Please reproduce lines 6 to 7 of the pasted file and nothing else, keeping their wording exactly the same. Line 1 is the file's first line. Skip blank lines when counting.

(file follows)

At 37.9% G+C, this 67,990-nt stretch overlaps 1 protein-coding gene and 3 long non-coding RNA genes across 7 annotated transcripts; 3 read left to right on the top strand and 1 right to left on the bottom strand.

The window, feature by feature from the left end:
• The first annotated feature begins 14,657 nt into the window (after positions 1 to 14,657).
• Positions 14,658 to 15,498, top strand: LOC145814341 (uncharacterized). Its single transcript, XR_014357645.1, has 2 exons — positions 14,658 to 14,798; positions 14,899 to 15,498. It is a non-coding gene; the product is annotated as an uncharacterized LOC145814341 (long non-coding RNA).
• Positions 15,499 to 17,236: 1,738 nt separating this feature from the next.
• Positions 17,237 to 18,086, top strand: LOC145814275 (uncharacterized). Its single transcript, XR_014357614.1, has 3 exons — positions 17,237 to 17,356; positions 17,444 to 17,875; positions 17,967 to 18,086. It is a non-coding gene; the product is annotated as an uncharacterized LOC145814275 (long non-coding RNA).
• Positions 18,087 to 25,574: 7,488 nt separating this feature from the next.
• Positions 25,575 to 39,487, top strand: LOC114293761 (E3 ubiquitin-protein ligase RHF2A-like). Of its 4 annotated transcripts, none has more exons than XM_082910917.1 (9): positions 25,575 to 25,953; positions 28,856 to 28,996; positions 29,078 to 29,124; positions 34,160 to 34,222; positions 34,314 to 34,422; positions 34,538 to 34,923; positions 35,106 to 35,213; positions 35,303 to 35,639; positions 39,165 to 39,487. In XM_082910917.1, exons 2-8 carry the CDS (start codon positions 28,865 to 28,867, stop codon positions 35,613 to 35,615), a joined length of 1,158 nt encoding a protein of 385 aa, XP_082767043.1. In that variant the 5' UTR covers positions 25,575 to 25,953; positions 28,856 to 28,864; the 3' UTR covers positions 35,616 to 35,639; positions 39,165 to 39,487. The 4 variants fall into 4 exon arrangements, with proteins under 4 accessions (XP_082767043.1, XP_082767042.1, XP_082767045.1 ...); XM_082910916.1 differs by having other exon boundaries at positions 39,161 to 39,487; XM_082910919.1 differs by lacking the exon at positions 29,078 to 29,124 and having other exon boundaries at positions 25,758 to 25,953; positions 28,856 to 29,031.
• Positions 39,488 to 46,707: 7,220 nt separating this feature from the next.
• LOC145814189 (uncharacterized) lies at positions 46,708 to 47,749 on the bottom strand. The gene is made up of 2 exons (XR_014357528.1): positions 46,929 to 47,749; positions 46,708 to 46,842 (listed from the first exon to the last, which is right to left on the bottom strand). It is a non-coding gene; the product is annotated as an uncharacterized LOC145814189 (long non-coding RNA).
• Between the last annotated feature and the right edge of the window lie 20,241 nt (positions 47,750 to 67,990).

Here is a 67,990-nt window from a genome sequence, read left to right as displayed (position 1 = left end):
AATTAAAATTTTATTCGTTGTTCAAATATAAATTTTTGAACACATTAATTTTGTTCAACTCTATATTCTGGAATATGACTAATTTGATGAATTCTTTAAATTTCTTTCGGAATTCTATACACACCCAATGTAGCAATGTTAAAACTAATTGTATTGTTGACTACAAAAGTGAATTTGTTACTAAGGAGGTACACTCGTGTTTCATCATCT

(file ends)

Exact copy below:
• Positions 17,237 to 18,086, top strand: LOC145814275 (uncharacterized). Its single transcript, XR_014357614.1, has 3 exons — positions 17,237 to 17,356; positions 17,444 to 17,875; positions 17,967 to 18,086. It is a non-coding gene; the product is annotated as an uncharacterized LOC145814275 (long non-coding RNA).
• Positions 18,087 to 25,574: 7,488 nt separating this feature from the next.